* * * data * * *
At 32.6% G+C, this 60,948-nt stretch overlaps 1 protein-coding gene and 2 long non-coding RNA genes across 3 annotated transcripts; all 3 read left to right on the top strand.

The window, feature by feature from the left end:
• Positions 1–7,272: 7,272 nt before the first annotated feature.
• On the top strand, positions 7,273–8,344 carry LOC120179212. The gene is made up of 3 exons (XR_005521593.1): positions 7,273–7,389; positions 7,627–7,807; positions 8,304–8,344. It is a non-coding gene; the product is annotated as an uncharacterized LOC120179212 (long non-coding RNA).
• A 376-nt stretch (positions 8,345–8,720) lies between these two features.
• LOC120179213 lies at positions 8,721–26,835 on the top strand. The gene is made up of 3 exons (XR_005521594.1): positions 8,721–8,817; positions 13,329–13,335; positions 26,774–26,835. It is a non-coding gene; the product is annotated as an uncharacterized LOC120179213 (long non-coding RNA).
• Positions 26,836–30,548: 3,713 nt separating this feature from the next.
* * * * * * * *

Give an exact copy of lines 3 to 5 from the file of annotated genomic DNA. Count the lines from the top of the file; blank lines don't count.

• Positions 1–7,272: 7,272 nt before the first annotated feature.
• On the top strand, positions 7,273–8,344 carry LOC120179212. The gene is made up of 3 exons (XR_005521593.1): positions 7,273–7,389; positions 7,627–7,807; positions 8,304–8,344. It is a non-coding gene; the product is annotated as an uncharacterized LOC120179212 (long non-coding RNA).
• A 376-nt stretch (positions 8,345–8,720) lies between these two features.